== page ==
Marco ” On the topic of different types of Shaman. I think there are different types, but I don’t think it is a “Roll the die” and figure out your mana source kind of thing. I think it is like life. We have many roles we play, and some we are better at than others. I am a healer, and I am a warrior. These traits are both very strong, and it forced me to really think/meditate/pray/ponder/ask/answer/etc… at length. I learned that these two things DO NOT CONFLICT. They are two roles I need to play, at two different times, and they support each other. I think we all have multiple roles we are skilled with, and even more we will be called upon to use. Forcing us to grow. And that growth becomes homage to the deities and spirits that help you, and to your community, that you help.”

Jim adds; “A shaman is not JUST a warrior or a healer, but may have to be these things at one time or another. While aptitude, talent or inclination may be a factor, what differs more is a matter of technique. Think of a group of artists. If you give them the same supplies, and ask them to create something to benefit their community, they will each create something different, but they are all still artists. To some degree, there is variance between inclinations or natural talents, or perhaps the spirits a shaman works with. One shaman may defer to another if the question is not suited to his spirits. Though he may be suited to the question at a future time, as time is also a factor.”

On the topic of “shamanic deaths”, initiation crisis’ and other such ordeals.

Marco had this to say; ” You said “ordeal” and it made me cringe. Almost 2 years ago now, I had hardly heard the word Shaman. It was a reference to a “1-trick” magician from a couple of series of novels I enjoyed. And then one day, I came down with a headache. Like, brought to my knees. It was the worst headache of my life. Everyday, the previous days headache was made to seem easy to manage comparatively to the new beast. After 2 doctor visits, weaker, then stronger antibiotics, and 10 days… (2 weeks?) of agony, I had a vision. “Become the biggest Brujo you can become.” I instantly saw Brujo as Male Witch, which guided me to a friend that recommended me to Jim ASAP. I passed on the part about 2 spirits and Rob was like, you need to speak to a shaman friend of mine. So I did. And It was ironic enough that Jim’s lineage is from the same place where “Brujo” was coined.”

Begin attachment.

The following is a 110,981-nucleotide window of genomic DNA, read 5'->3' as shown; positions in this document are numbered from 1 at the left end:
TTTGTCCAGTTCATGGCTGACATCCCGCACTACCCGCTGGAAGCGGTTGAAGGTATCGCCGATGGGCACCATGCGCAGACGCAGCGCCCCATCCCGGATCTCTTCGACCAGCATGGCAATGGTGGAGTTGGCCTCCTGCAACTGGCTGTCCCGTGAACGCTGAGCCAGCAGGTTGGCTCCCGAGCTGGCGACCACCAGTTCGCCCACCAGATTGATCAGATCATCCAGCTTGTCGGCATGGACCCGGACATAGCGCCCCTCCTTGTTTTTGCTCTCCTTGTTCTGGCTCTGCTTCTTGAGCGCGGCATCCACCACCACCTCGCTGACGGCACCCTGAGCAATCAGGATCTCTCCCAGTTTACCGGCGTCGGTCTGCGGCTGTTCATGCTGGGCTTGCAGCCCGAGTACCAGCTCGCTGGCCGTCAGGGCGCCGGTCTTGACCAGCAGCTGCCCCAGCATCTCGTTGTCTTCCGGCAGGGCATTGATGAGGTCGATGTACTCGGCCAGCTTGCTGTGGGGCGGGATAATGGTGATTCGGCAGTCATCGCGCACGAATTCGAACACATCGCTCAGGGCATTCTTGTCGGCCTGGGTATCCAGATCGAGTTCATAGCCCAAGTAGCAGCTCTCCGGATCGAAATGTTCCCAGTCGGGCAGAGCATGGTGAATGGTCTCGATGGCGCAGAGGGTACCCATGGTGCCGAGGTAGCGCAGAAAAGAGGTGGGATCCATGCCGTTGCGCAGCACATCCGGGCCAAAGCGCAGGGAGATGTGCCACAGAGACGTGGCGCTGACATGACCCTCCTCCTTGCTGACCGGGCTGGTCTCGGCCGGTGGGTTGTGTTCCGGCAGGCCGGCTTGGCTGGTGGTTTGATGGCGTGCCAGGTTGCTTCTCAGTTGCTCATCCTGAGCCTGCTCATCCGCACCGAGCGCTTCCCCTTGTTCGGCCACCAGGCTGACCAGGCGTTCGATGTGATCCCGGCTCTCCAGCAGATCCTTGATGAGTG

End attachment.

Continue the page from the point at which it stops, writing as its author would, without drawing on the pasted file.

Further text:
So where does all this leave this discussion? In my opinion, with a lot more questions. It would seem there is no single definition for “shaman”, as well as a variety of forms one may take. However, out of this come similarities as well, and most hinge around the idea of service to the supernatural as well as to humans, and mediating the divide in between. There is certainly plenty of follow up to do. This post is little more than a stepping stone.

I feel at this point just as confused as when I started. Certainly, I am left with more questions.

I wonder further about the nature of the ‘work’? How do modern shamans serve there communities? In what ways, and using what methods? I would like to see more about the nature of initiations. Is there a definite point where one becomes a shaman, or is it a gradual process? How do shamans relate to their spirits? How do spirits relate to their shamans? Is shamanism something inherited, something passed down, or something else entirely? So many questions…

Yet, I am also curious to ask if anyone has anything to add out there? Maybe some more questions of your own? Perhaps some of my readers my submit to an interview on this topic?

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About Nicholas Haney

I am a writer, author, hunter, craftsman, and student of anthropology/archaeology. View all posts by Nicholas Haney